Second, by stating that the company should close field Offices, the argument assumes that the opening of field offices caused the decrease in profitability and that no other alternative cause could have led to this effect, another assumption for which the author fails to provide evidence. The author could have indeed discussed the absence of such internal forces as poor products or cost management and external factors as seasonality effects on sales or macro related uncertainties on profitability. To bridge the gap, the argument could have also presented sustained profitability of competitors that stuck to a single location. Instead, the author chose to solely depend on assumptions broader in scope than warranted by the evidence presented. As such, a simple correlation, rather than a causal relationship, between lower profitability and the opening of additional field offices cannot be ruled out.

Additionally, the argument contends that centralization would improve profitability by cutting costs and maintaining a better supervision on employees. This statement assumes that, the profitability was cannibalized by a compound effect: higher employee costs from field offices and lower revenues– due to an inefficient work environment or worse, bad supervision of employees. While this might be true, the author did not provide evidence in support of the claim. Indeed, without knowing how long it actually takes a field office to operate effectively and turn into profit, it would be unfit to make a rush judgment on the efficiency or lack thereof of the multiple offices. Perhaps in a normal course of business, it takes a field office 2 years to absorb the costs related to new a opening and that the current field offices are only at their first year…

Again, without any information on Apogee’s employees the author takes another leap of faith, spouting that cutting off employees costs would result in higher profitability. However, various important elements remain unknown making the argument impossible to support: the number of employees to be laid off, the country or countries in which Apogee operates, company bylaws... Per se, increasing profitability would have to, among other things, depend on the cost of laying-off employees. For instance, protections for employees in a liberal country differ significantly from those in a social country where the cost of firing an important amount of workforce, and the possible class actions linked with it, is often quite dissuading.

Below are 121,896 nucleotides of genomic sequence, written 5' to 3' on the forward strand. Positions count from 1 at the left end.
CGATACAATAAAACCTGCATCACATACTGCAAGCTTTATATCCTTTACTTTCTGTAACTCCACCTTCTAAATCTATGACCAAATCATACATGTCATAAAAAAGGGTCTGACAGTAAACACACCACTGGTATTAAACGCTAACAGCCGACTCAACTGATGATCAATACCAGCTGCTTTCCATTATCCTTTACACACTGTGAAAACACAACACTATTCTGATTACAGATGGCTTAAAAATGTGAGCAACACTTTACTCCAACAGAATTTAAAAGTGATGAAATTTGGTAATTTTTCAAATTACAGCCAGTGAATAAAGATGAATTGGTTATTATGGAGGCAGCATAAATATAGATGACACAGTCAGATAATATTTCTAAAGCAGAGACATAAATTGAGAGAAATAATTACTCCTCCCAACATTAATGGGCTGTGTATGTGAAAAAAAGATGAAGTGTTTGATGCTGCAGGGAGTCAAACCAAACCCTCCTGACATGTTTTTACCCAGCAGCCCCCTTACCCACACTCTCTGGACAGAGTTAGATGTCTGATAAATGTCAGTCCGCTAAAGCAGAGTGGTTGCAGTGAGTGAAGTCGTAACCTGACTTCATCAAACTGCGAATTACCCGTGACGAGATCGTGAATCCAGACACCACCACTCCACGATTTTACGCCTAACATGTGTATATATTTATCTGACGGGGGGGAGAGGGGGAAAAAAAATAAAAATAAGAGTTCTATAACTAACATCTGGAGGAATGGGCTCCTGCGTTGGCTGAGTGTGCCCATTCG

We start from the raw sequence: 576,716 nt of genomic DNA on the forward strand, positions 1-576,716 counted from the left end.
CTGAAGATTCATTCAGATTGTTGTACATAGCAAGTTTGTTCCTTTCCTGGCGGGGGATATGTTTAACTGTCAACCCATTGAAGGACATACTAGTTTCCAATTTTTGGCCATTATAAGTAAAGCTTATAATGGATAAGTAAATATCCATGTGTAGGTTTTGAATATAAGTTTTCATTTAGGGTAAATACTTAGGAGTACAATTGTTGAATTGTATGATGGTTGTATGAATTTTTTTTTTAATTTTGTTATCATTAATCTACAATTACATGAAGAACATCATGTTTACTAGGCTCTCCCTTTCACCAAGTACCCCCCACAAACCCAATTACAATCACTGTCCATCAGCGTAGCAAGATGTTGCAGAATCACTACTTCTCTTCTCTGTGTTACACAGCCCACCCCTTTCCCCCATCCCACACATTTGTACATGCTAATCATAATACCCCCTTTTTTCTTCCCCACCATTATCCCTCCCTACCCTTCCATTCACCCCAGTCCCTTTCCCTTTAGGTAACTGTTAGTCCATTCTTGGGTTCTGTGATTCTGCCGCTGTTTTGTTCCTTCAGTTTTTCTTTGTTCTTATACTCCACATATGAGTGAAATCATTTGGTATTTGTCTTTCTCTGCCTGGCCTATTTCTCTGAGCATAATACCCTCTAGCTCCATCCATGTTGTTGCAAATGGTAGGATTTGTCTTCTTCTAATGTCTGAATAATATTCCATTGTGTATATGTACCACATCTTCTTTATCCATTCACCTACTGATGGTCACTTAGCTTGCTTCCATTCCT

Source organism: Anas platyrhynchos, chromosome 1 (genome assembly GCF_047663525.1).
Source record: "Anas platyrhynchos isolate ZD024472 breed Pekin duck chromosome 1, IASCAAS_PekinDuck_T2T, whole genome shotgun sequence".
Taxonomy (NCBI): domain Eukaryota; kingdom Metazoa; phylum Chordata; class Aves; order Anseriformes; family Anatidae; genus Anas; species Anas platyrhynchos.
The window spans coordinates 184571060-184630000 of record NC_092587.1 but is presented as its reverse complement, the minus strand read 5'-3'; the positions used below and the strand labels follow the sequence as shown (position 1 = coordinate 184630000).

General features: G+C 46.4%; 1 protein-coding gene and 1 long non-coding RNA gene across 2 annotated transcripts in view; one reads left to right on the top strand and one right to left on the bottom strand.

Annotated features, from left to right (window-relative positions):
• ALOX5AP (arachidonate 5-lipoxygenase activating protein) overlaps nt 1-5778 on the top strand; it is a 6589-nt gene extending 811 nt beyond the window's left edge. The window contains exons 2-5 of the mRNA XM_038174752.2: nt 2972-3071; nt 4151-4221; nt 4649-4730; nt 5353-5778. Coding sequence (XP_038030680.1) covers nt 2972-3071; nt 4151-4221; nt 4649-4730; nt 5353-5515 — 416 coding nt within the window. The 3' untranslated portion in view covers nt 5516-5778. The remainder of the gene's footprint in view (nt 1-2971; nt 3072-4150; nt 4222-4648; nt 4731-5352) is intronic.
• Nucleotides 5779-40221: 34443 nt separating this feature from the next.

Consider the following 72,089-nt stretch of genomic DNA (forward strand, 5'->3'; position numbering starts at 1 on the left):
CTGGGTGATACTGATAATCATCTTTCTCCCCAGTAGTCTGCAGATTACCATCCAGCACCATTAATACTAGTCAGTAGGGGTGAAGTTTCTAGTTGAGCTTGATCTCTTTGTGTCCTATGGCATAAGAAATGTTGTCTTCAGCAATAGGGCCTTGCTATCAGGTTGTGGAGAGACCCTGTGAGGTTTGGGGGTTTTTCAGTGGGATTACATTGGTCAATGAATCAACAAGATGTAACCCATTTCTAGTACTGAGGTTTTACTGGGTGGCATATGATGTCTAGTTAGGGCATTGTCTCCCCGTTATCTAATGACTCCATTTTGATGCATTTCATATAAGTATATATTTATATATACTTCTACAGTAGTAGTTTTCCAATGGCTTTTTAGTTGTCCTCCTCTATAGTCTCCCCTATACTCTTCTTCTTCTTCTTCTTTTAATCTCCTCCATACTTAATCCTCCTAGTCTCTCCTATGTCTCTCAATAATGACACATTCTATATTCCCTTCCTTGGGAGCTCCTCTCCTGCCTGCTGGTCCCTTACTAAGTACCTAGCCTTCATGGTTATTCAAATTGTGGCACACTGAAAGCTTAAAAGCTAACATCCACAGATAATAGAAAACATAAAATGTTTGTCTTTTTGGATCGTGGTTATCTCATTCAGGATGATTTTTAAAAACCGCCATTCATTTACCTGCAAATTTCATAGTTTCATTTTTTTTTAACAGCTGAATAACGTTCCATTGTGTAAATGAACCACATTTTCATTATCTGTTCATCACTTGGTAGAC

In conclusion, the author has failed to present so many key elements—as stated above— that the argument, as is, can only be open to debate.
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Intern
Joined: 15 Sep 2015
Posts: 17

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01 May 2017, 05:06
Hi Brian,

“Neither stronger ethics regulations nor stronger enforcement mechanisms are necessary to ensure ethical behavior by companies doing business with this
department. We already have a code of ethics that companies doing business with this department are urged to abide by, and virtually all of these companies have agreed to follow it. We also know that the code is relevant to the current business environment because it was approved within the last year, and in direct response to specific violations committed by companies with which we were then working—not in abstract anticipation of potential violations, as so many such codes are.”
Discuss how well reasoned . . . etc.

In this argument, the argument concludes that neither stronger ethics regulations nor stringer enforcement mechanisms are necessary to ensure that companies comply to the ethical behaviour while working with the government department. The conclusion is based on the premise that a relevant code of ethics, that companies are urged to abide by, already exists. However, this claim is based on unwarranted assumptions. The author omits some important concerns that must be addressed to substantiate the argument. Hence, the argument is flawed for several key reasons.

First, the author assumes that a stricter code of ethics for the companies is not required as there is a code of ethics that is already defined for the them. However, this statement is a stretch. If the companies currently working with the governmental department are not following the defined code or behaving in the expected righteous way, then possibly the existing code is not very effective and needs to be more rigorous.

Second, author assumes that existing code of ethics is very relevant to the companies currently working with the government. There is no evidence provided to support this. Also, this code was laid down in response to specific violations committed by previous companies that government worked with. It is possible that the business environment has changed in past one-year and the kind of company the government is working with differs significantly than the previous ones. Other possibility is that the government hierarchy structure or the employees could have changed and the earlier set up had a biased ethical policy towards a certain company.